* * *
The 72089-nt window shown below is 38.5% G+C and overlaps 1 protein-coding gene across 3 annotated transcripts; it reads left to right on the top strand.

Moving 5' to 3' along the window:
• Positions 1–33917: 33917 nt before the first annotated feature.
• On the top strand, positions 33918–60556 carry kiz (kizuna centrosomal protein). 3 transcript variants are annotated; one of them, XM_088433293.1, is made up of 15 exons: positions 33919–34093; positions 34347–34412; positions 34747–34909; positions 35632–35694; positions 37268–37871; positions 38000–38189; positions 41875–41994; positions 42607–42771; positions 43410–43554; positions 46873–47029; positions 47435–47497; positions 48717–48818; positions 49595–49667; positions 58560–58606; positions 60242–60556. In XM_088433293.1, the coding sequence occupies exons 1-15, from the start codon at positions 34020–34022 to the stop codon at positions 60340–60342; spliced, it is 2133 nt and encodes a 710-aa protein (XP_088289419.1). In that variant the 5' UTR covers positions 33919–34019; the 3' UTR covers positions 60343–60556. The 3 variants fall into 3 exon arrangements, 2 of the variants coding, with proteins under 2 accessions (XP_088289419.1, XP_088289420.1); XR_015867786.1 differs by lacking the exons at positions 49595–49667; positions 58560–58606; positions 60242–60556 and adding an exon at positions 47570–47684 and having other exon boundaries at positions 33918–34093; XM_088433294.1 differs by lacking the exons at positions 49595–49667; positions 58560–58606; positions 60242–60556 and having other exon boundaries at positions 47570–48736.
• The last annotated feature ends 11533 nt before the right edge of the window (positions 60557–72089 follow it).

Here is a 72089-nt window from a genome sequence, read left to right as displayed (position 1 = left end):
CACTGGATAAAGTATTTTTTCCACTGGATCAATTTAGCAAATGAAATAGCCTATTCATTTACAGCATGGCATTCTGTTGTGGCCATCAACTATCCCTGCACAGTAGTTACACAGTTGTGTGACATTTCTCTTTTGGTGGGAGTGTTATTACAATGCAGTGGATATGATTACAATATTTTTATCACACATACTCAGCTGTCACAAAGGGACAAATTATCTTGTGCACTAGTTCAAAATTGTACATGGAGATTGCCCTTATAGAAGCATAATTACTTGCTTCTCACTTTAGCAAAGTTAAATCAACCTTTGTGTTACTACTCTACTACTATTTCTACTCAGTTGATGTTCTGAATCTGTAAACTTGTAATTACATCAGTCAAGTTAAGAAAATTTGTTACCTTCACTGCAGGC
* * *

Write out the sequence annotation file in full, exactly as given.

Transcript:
The 72089-nt window shown below is 38.5% G+C and overlaps 1 protein-coding gene across 3 annotated transcripts; it reads left to right on the top strand.

Moving 5' to 3' along the window:
• Positions 1–33917: 33917 nt before the first annotated feature.
• On the top strand, positions 33918–60556 carry kiz (kizuna centrosomal protein). 3 transcript variants are annotated; one of them, XM_088433293.1, is made up of 15 exons: positions 33919–34093; positions 34347–34412; positions 34747–34909; positions 35632–35694; positions 37268–37871; positions 38000–38189; positions 41875–41994; positions 42607–42771; positions 43410–43554; positions 46873–47029; positions 47435–47497; positions 48717–48818; positions 49595–49667; positions 58560–58606; positions 60242–60556. In XM_088433293.1, the coding sequence occupies exons 1-15, from the start codon at positions 34020–34022 to the stop codon at positions 60340–60342; spliced, it is 2133 nt and encodes a 710-aa protein (XP_088289419.1). In that variant the 5' UTR covers positions 33919–34019; the 3' UTR covers positions 60343–60556. The 3 variants fall into 3 exon arrangements, 2 of the variants coding, with proteins under 2 accessions (XP_088289419.1, XP_088289420.1); XR_015867786.1 differs by lacking the exons at positions 49595–49667; positions 58560–58606; positions 60242–60556 and adding an exon at positions 47570–47684 and having other exon boundaries at positions 33918–34093; XM_088433294.1 differs by lacking the exons at positions 49595–49667; positions 58560–58606; positions 60242–60556 and having other exon boundaries at positions 47570–48736.
• The last annotated feature ends 11533 nt before the right edge of the window (positions 60557–72089 follow it).

Here is a 72089-nt window from a genome sequence, read left to right as displayed (position 1 = left end):
CACTGGATAAAGTATTTTTTCCACTGGATCAATTTAGCAAATGAAATAGCCTATTCATTTACAGCATGGCATTCTGTTGTGGCCATCAACTATCCCTGCACAGTAGTTACACAGTTGTGTGACATTTCTCTTTTGGTGGGAGTGTTATTACAATGCAGTGGATATGATTACAATATTTTTATCACACATACTCAGCTGTCACAAAGGGACAAATTATCTTGTGCACTAGTTCAAAATTGTACATGGAGATTGCCCTTATAGAAGCATAATTACTTGCTTCTCACTTTAGCAAAGTTAAATCAACCTTTGTGTTACTACTCTACTACTATTTCTACTCAGTTGATGTTCTGAATCTGTAAACTTGTAATTACATCAGTCAAGTTAAGAAAATTTGTTACCTTCACTGCAGGC